Life on Exomoons

Although entirely in the realm of speculation it is nonetheless interesting to consider what life might have to deal with on exomoons. For example, tidal heating may be episodic on geological timescales if driven by moons wandering in and out of resonance conditions. If a moon has a sufficiently massive silicate/metal core then in certain situations radiogenic heating, combined with the insulating properties of the outer ice crust, could maintain a partial sub-surface liquid water environment, close to the core. Upon re-entering a period of tidal heating this liquid zone would expand until a new equilibrium is reached. Biota might be capable of dealing with these extended "deep-freezes".

If a combination of tidal and radiogenic heating maintain a heat flow between a silicate/metal core and a body of liquid water then the opportunity for hydrothermal systems akin to those on Earth arises (Lowell & DuBose (2005), and see Fig. 11.8). Biota associated with such systems do not rely on photosynthetic chemical pathways (such as considered for the upper ocean environment on Europa, Sect. 11.1) -although there is intriguing evidence that some terrestrial species can indeed harvest the infrared photon flux from deep ocean vents (Beatty et al., 2005). Given the possibility that even on Earth these systems could play a key role in the origin of life (e.g. Gold, 1992) it is reasonable to speculate that they could be of central importance to life on moons.

It is also important to remember that moons inhabit a rather unique orbital architecture. Based on our own Solar System it appears that they will often share their environment with other nearby satellites. This raises some interesting possibilities for systems containing multiple habitable objects. There is likely to be (especially during early epochs) significant transfer of material between moons due to spallation-like impacts (Melosh, 1984). The short dynamical timescale of the system can result in quite rapid transfer, and the possibility of extensive exchange of both organic chemistry and even active biological material.

Moons will in general also be subject to diurnal total shadowing, or eclipse, events by their host planet. Although such periods would often be short (depending on orbital geometry), they could act to constantly perturb any surface climate. This is particularly relevant for high mass moons that could best represent a terrestriallike habitable environment. While some limited studies have been made on the climatic effect of strong annual variations in stellar flux (i.e. for planets on eccentric

Fig. 11.8. A terrestrial hydrothermal vent system located at an ocean depth of approximately 2km on the Endeavor Ridge in the Pacific Ocean. Superheated (300°) water, rich in minerals, is being forced up from the ocean floor. On cooling, mineral deposition forms the "chimney" structures seen in the center of this picture. Surrounding these is an oasis of life, from extremophilic microbial species to the remarkable tube-worm colony on the left (Photo: V. J. Tunnicliffe, University of Victoria).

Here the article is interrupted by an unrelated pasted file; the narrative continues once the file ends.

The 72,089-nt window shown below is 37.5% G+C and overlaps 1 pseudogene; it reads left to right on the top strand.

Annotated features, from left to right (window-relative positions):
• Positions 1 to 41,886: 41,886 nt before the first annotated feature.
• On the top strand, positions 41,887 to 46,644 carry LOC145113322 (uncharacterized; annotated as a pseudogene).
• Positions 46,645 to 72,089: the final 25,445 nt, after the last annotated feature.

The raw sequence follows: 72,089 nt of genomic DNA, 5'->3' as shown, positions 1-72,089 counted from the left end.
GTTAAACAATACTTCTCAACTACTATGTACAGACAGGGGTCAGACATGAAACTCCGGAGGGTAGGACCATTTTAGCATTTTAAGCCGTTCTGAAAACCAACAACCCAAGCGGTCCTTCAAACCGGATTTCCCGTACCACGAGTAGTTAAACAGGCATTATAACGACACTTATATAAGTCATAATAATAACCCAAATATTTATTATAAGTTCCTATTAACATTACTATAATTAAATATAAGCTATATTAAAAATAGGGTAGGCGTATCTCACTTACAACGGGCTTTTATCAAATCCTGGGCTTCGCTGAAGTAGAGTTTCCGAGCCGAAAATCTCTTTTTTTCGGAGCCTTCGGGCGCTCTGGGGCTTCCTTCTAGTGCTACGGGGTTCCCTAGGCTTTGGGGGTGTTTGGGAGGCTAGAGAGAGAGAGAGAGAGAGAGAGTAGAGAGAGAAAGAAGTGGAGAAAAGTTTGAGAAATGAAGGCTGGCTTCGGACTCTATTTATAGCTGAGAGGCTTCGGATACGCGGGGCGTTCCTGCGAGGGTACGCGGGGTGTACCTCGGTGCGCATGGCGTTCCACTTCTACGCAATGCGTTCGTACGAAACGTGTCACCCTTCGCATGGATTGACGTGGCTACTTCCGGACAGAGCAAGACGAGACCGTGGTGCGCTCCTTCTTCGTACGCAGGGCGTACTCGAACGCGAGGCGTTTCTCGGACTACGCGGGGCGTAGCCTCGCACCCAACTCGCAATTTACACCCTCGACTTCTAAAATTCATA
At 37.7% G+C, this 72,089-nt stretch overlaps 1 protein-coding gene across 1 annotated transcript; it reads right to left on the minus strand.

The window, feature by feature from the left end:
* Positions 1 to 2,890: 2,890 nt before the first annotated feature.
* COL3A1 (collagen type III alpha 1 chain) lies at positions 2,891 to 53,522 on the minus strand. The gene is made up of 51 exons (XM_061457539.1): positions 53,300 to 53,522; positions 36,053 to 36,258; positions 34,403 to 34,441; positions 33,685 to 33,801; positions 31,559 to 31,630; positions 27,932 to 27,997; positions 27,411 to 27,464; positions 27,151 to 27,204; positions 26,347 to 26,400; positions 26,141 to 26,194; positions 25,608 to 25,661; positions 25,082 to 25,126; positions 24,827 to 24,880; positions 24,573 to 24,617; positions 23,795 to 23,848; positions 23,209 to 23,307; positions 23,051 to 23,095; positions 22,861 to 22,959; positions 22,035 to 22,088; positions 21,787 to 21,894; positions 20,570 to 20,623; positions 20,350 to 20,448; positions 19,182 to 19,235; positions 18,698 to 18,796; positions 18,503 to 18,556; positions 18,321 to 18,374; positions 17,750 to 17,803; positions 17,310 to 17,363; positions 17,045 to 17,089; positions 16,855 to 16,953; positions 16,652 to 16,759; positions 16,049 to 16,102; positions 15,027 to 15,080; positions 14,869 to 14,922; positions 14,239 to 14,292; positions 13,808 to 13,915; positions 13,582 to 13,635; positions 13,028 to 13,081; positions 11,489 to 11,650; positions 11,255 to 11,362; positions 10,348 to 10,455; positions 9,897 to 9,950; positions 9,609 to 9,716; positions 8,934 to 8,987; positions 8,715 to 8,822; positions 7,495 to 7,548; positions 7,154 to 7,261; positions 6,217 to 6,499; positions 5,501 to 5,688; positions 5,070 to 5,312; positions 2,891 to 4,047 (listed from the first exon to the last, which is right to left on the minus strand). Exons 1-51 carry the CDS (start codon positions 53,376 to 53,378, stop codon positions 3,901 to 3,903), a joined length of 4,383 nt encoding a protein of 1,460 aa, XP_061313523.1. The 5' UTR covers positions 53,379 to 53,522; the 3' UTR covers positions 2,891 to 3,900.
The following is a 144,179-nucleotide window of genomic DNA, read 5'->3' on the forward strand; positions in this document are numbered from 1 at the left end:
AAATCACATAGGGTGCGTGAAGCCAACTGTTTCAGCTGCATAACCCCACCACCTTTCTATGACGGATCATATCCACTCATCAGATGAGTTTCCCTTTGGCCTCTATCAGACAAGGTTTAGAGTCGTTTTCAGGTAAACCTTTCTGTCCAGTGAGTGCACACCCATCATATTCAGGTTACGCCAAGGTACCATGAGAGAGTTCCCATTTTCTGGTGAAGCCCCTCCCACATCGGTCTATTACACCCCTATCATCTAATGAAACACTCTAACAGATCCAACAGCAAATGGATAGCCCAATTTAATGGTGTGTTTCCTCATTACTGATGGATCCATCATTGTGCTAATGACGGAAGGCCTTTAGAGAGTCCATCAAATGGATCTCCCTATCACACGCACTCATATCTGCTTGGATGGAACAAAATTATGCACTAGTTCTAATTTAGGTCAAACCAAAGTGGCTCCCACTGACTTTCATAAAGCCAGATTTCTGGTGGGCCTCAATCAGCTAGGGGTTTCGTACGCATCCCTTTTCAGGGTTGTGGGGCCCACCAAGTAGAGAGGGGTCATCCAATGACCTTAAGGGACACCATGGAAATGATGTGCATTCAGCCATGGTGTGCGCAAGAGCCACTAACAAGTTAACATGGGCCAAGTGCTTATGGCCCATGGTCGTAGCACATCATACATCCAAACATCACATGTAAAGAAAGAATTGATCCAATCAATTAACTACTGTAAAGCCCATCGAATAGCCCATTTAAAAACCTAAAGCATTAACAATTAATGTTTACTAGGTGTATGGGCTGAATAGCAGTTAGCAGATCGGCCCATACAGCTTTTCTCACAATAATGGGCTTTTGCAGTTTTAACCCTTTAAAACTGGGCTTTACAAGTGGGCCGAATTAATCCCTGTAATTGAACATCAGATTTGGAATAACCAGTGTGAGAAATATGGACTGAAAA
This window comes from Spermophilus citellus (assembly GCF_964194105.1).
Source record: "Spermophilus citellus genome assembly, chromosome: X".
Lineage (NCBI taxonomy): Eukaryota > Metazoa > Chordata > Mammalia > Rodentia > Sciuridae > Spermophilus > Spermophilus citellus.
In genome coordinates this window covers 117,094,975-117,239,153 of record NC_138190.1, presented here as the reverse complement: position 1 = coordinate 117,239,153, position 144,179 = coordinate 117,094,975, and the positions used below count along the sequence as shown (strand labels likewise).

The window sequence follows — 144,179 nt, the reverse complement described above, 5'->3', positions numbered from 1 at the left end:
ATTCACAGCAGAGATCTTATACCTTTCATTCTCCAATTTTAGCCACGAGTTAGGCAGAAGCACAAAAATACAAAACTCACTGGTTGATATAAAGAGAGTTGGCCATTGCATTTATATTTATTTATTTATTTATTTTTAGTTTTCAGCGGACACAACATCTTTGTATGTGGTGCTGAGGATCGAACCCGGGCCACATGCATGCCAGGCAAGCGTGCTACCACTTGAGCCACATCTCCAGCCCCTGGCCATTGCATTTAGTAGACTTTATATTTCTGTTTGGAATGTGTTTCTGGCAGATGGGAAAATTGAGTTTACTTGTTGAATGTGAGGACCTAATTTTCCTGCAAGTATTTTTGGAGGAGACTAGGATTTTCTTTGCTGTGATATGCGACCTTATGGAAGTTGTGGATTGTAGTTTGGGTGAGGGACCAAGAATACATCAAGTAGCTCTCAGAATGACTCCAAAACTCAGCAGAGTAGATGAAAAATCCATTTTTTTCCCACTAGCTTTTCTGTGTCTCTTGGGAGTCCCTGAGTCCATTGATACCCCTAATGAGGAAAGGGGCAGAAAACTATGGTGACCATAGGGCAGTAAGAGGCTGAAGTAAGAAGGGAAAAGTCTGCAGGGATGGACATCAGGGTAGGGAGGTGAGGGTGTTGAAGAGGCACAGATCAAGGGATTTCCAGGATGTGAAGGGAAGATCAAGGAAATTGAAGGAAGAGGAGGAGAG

Fig. 11.8. A terrestrial hydrothermal vent system located at an ocean depth of approximately 2km on the Endeavor Ridge in the Pacific Ocean. Superheated (300°) water, rich in minerals, is being forced up from the ocean floor. On cooling, mineral deposition forms the "chimney" structures seen in the center of this picture. Surrounding these is an oasis of life, from extremophilic microbial species to the remarkable tube-worm colony on the left (Photo: V. J. Tunnicliffe, University of Victoria).

orbits, Williams & Pollard, 2002), little is known about the impact of rapid "on/off" insolation.

The magnetosphere of a giant planet may represent a difficult radiation environment for life on moons. However, it may also serve to alter the internal dynamics of a moon with consequences for life. The case of Ganymede's intrinsic magnetic field is intriguing in this respect, and it has been suggested that the moon's liquid core dynamo could in fact have been "spun up" by Jupiter's magnetosphere (Kivelson et al., 1998). Here then is another route to maintaining, or encouraging, a molten interior and all that follows in terms of potential habitability. It is also true that a giant planet's magnetic field may vary considerably. Saturn's field strength is some 30 times weaker than that of Jupiter (although still 580 times that of the Earth). The degree to which charged particles are trapped and accelerated may therefore vary significantly from planet to planet.

11.6 Summary

Are moons of exoplanets likely habitats for life? Certainly within our own Solar System there are at least two moons (Europa and Enceladus) that appear to meet some minimum criteria to encourage our interest in searching for evidence of life, and there may be more (Ganymede and Titan). Our expanding view of the diversity of life on Earth has created a plethora of variations on the classical ideas of hab-itability - from hot to cold, and chemically reactive to inert environments. On the basis of these facts alone it would seem reasonable to consider that moons elsewhere could be equally as interesting as terrestrial-type planets. The added temptation is that moons are likely to exist in a multitude of different physical, chemical, and thermodynamical configurations, including those resembling that of the Earth -potentially all within a single planetary system. It would be prudent to allow for the possibility that our terrestrial-centric view of life needs yet another revision.

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